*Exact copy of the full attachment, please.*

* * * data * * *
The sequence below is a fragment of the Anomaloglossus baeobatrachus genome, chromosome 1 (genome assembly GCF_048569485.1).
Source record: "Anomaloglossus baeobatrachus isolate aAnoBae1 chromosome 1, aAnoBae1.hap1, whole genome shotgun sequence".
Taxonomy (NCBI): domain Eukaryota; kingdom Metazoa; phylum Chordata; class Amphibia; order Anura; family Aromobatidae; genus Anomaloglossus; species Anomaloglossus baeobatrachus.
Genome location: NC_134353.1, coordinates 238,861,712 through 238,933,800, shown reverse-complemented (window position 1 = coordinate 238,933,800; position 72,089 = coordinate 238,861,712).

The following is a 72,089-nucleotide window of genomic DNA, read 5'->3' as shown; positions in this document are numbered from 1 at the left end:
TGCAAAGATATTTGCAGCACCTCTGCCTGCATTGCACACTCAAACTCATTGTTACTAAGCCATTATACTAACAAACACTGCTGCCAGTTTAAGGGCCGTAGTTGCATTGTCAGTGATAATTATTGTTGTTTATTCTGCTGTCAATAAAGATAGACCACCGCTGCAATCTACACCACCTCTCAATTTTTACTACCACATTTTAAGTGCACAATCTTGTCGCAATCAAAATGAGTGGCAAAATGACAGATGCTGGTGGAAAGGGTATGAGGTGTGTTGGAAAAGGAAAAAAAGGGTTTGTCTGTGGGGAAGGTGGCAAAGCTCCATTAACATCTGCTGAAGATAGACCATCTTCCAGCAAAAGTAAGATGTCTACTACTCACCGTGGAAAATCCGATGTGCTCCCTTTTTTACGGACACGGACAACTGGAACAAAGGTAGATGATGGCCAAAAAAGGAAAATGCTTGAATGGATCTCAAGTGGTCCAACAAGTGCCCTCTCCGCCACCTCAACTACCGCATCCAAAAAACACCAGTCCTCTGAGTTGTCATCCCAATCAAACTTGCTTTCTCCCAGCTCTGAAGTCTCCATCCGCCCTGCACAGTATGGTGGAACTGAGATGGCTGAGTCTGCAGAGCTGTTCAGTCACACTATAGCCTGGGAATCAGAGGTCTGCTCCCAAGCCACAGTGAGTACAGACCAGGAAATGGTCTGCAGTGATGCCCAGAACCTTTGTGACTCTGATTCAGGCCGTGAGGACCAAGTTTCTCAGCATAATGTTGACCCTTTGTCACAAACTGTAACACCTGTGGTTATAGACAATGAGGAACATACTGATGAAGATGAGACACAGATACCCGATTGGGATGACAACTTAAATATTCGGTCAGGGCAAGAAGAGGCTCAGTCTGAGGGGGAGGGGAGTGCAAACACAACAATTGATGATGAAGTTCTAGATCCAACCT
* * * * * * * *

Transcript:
The sequence below is a fragment of the Anomaloglossus baeobatrachus genome, chromosome 1 (genome assembly GCF_048569485.1).
Source record: "Anomaloglossus baeobatrachus isolate aAnoBae1 chromosome 1, aAnoBae1.hap1, whole genome shotgun sequence".
Taxonomy (NCBI): domain Eukaryota; kingdom Metazoa; phylum Chordata; class Amphibia; order Anura; family Aromobatidae; genus Anomaloglossus; species Anomaloglossus baeobatrachus.
Genome location: NC_134353.1, coordinates 238,861,712 through 238,933,800, shown reverse-complemented (window position 1 = coordinate 238,933,800; position 72,089 = coordinate 238,861,712).

The following is a 72,089-nucleotide window of genomic DNA, read 5'->3' as shown; positions in this document are numbered from 1 at the left end:
TGCAAAGATATTTGCAGCACCTCTGCCTGCATTGCACACTCAAACTCATTGTTACTAAGCCATTATACTAACAAACACTGCTGCCAGTTTAAGGGCCGTAGTTGCATTGTCAGTGATAATTATTGTTGTTTATTCTGCTGTCAATAAAGATAGACCACCGCTGCAATCTACACCACCTCTCAATTTTTACTACCACATTTTAAGTGCACAATCTTGTCGCAATCAAAATGAGTGGCAAAATGACAGATGCTGGTGGAAAGGGTATGAGGTGTGTTGGAAAAGGAAAAAAAGGGTTTGTCTGTGGGGAAGGTGGCAAAGCTCCATTAACATCTGCTGAAGATAGACCATCTTCCAGCAAAAGTAAGATGTCTACTACTCACCGTGGAAAATCCGATGTGCTCCCTTTTTTACGGACACGGACAACTGGAACAAAGGTAGATGATGGCCAAAAAAGGAAAATGCTTGAATGGATCTCAAGTGGTCCAACAAGTGCCCTCTCCGCCACCTCAACTACCGCATCCAAAAAACACCAGTCCTCTGAGTTGTCATCCCAATCAAACTTGCTTTCTCCCAGCTCTGAAGTCTCCATCCGCCCTGCACAGTATGGTGGAACTGAGATGGCTGAGTCTGCAGAGCTGTTCAGTCACACTATAGCCTGGGAATCAGAGGTCTGCTCCCAAGCCACAGTGAGTACAGACCAGGAAATGGTCTGCAGTGATGCCCAGAACCTTTGTGACTCTGATTCAGGCCGTGAGGACCAAGTTTCTCAGCATAATGTTGACCCTTTGTCACAAACTGTAACACCTGTGGTTATAGACAATGAGGAACATACTGATGAAGATGAGACACAGATACCCGATTGGGATGACAACTTAAATATTCGGTCAGGGCAAGAAGAGGCTCAGTCTGAGGGGGAGGGGAGTGCAAACACAACAATTGATGATGAAGTTCTAGATCCAACCT